It’s no secret that global investment banking firm Goldman-Sachs represents the cancer that Wall Street and the billionaire class have become on the body politic. That particular firm was one of the primary culprits in the sub-prime mortgage crisis that nearly brought down the world economy. It was one of the big beneficiaries of Uncle Sam’s largess when the company came hat in hand, begging for a bailout and threatening our economic system if it didn’t get its way. Apparently, the fact that Presidential candidate Bernie Sanders has been speaking out so forcefully again Wall Street greed and corruption has Goldman-Sachs CEO Lloyd Blankfein a bit flustered. He’s now calling Sanders’ candidacy a “dangerous moment” for the nation.

It’s probably personal for Blankfein, though he denies it, explaining that he’s never met Sanders in person. Last month, when Bloomberg asked the Progressive statesman for an example of corporate greed, Sanders mentioned Blankfein by name. In turn, Blankfein has declared that Sanders’ ongoing attacks on bankers and “the billionaire class” could pose a threat – not only to his fellow oligarchs, but “for anybody who is a little bit out of line.” He goes on to say that

“It’s a liability to say I’m going to compromise I’m going to get one millimeter off the extreme position I have and if you do you have to back track and swear to people that you’ll never compromise. It’s just incredible. It’s a moment in history.”

It’s unclear what exactly Blankfein is referring to, but it is plain to see that he is feeling threatened. While Blankfein and his fellow Wall Street bankers prefer the GOP, they can work with the Democrats (indeed, Blankfein and the Clintons go way back). Generally, the oligarchy hedges its bets by giving money to candidates of both parties, which is why the system continues to be rigged in their favor – and against everyone else.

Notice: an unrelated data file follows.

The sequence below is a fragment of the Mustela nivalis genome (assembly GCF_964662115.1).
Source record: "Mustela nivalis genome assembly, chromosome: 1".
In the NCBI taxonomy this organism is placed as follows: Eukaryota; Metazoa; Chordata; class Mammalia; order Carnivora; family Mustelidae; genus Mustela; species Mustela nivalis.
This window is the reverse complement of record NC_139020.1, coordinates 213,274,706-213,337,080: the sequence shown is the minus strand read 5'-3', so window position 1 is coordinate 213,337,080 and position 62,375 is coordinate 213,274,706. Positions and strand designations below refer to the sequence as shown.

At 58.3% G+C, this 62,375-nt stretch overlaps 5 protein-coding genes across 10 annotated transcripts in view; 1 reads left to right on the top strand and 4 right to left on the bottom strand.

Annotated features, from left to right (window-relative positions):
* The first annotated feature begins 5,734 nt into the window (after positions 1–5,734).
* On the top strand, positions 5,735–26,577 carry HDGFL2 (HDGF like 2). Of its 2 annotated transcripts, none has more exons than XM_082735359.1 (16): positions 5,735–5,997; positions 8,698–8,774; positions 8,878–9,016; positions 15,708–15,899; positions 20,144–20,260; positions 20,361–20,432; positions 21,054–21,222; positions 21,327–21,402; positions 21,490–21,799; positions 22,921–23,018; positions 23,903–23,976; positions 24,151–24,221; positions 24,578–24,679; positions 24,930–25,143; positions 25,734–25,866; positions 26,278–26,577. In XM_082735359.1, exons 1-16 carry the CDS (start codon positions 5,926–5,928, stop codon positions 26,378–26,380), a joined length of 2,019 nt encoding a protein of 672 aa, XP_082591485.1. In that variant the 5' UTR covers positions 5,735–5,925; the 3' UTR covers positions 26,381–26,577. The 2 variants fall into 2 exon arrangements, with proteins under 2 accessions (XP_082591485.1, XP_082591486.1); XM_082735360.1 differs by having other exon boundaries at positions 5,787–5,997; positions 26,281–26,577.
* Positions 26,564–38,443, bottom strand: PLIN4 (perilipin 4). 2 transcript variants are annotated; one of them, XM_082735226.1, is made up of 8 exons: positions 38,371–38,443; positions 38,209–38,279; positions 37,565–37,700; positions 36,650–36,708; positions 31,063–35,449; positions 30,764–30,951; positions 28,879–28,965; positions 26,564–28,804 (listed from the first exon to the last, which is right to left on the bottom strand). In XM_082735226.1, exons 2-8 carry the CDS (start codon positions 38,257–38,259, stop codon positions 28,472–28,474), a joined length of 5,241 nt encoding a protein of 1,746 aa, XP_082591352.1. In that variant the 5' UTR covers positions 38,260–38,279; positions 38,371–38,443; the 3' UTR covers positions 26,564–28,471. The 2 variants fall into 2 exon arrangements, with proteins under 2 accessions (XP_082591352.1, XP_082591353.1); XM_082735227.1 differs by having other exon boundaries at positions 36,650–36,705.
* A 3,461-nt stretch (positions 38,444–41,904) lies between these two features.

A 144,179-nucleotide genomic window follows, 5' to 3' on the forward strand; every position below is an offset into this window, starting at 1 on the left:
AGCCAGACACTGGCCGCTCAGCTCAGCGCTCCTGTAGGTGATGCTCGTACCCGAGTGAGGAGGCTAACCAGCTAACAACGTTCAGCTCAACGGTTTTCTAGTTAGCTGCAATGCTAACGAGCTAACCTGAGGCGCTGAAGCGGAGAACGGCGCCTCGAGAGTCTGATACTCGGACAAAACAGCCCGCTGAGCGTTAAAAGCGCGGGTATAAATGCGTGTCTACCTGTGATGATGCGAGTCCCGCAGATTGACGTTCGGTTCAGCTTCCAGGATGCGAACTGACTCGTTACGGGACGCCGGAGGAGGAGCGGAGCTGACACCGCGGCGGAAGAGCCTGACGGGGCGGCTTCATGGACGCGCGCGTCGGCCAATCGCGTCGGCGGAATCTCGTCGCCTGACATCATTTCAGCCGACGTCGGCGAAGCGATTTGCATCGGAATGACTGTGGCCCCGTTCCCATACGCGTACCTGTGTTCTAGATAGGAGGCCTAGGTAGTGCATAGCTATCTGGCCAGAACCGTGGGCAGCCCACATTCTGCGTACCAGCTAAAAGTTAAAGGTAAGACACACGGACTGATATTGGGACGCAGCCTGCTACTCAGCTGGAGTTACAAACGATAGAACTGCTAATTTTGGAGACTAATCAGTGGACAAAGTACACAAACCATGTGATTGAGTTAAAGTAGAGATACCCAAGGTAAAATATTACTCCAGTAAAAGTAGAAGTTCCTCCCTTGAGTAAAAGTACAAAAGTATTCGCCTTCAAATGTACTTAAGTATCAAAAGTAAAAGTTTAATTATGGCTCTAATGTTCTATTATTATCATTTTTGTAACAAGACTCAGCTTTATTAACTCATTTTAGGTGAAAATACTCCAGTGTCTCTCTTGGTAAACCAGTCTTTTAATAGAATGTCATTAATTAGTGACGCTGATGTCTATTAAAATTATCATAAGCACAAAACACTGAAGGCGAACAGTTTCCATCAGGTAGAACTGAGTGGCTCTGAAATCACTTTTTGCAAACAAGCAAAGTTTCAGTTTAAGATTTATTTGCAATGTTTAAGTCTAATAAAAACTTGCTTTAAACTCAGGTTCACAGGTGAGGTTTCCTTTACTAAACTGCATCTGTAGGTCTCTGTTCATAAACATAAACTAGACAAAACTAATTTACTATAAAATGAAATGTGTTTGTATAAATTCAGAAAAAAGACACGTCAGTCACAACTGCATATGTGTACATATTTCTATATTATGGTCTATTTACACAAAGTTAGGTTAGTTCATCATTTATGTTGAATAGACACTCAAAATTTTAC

It’s also why Americans across the political spectrum despise and distrust Wall Street as well as politicians. The problem for Blankfein is that Sanders cannot be bought – and increasingly, voters are seeing it.

In a letter sent out to his supporters, Sanders responded to Blankfein’s little hissy fit:

“I find it a little beyond comprehension that Lloyd Blankfein would lecture our campaign about ‘dangerous moments’ after Wall Street received huge bailouts from the working families of this country, when their greed and recklessness caused millions of Americans to lose their jobs, livelihoods, and homes just a few years ago. His arrogance has no end. Now Wall Street is pouring money into other campaigns. But I am here to tell you that we don’t want their money and we don’t want their super PACs.”

This is why Americans across the political spectrum are “feeling the Bern” – and there isn’t a whole lot that Blankfein and his fellow oligarchs with all their billions of dollars in bribes can do about it.

SHARE
K.J. McElrath is a former history and social studies teacher who has long maintained a keen interest in legal and social issues.